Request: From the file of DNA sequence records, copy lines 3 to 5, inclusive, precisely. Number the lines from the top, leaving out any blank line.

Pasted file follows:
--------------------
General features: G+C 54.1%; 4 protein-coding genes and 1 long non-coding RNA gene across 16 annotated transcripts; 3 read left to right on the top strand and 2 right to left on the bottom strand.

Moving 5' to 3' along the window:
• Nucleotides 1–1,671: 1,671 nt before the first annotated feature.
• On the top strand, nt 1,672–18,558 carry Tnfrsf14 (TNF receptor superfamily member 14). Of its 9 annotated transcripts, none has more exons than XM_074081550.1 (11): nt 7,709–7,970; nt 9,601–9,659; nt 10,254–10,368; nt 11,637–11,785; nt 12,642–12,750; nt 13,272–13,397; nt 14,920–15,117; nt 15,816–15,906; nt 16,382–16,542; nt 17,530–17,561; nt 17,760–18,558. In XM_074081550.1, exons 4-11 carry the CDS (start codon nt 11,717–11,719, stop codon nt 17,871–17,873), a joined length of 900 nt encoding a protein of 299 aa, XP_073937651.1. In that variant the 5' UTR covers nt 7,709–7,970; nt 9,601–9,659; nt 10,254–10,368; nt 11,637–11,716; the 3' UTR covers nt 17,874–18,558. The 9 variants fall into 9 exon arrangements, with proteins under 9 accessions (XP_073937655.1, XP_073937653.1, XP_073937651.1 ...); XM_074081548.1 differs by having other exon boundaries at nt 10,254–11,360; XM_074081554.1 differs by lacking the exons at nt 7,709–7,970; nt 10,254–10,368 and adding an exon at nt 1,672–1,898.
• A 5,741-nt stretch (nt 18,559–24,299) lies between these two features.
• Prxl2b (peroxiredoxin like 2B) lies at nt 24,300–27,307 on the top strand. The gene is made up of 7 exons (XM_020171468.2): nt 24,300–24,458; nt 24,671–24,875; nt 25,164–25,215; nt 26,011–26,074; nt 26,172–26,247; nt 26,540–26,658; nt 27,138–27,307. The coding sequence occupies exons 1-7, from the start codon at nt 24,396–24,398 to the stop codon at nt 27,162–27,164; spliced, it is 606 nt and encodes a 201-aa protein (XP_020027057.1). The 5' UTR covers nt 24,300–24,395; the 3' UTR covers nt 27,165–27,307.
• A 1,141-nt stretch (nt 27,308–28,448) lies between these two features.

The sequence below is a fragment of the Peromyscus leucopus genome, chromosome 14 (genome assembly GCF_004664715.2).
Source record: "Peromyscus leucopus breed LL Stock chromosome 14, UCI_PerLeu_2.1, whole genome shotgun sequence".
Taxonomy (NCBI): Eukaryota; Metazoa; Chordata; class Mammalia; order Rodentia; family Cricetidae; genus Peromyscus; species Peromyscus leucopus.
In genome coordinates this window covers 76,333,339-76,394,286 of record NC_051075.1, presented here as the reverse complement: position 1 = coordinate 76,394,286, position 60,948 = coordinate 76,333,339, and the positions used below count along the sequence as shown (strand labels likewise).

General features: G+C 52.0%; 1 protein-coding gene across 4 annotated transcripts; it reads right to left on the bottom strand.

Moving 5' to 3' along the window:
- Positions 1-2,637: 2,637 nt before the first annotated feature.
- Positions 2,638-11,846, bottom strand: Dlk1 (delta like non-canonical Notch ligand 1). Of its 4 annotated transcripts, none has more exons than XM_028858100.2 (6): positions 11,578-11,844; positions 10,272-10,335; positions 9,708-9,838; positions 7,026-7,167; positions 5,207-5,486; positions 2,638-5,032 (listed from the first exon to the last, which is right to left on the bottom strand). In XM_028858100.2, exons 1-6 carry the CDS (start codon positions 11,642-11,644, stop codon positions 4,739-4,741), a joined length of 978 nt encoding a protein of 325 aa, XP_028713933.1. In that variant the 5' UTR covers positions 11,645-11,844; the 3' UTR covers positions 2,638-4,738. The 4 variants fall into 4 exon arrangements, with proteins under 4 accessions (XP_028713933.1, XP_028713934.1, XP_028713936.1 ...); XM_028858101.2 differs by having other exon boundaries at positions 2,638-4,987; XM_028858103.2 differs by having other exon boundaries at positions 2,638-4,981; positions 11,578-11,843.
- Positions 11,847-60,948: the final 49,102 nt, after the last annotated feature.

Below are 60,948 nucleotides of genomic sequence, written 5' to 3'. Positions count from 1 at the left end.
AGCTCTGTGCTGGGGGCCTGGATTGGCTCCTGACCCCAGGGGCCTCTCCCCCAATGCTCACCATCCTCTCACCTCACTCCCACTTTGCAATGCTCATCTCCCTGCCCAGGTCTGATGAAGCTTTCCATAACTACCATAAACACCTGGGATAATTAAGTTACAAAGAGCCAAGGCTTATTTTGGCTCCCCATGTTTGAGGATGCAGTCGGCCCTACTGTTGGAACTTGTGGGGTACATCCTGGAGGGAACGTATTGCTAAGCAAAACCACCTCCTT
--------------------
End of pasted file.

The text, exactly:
• Nucleotides 1–1,671: 1,671 nt before the first annotated feature.
• On the top strand, nt 1,672–18,558 carry Tnfrsf14 (TNF receptor superfamily member 14). Of its 9 annotated transcripts, none has more exons than XM_074081550.1 (11): nt 7,709–7,970; nt 9,601–9,659; nt 10,254–10,368; nt 11,637–11,785; nt 12,642–12,750; nt 13,272–13,397; nt 14,920–15,117; nt 15,816–15,906; nt 16,382–16,542; nt 17,530–17,561; nt 17,760–18,558. In XM_074081550.1, exons 4-11 carry the CDS (start codon nt 11,717–11,719, stop codon nt 17,871–17,873), a joined length of 900 nt encoding a protein of 299 aa, XP_073937651.1. In that variant the 5' UTR covers nt 7,709–7,970; nt 9,601–9,659; nt 10,254–10,368; nt 11,637–11,716; the 3' UTR covers nt 17,874–18,558. The 9 variants fall into 9 exon arrangements, with proteins under 9 accessions (XP_073937655.1, XP_073937653.1, XP_073937651.1 ...); XM_074081548.1 differs by having other exon boundaries at nt 10,254–11,360; XM_074081554.1 differs by lacking the exons at nt 7,709–7,970; nt 10,254–10,368 and adding an exon at nt 1,672–1,898.
• A 5,741-nt stretch (nt 18,559–24,299) lies between these two features.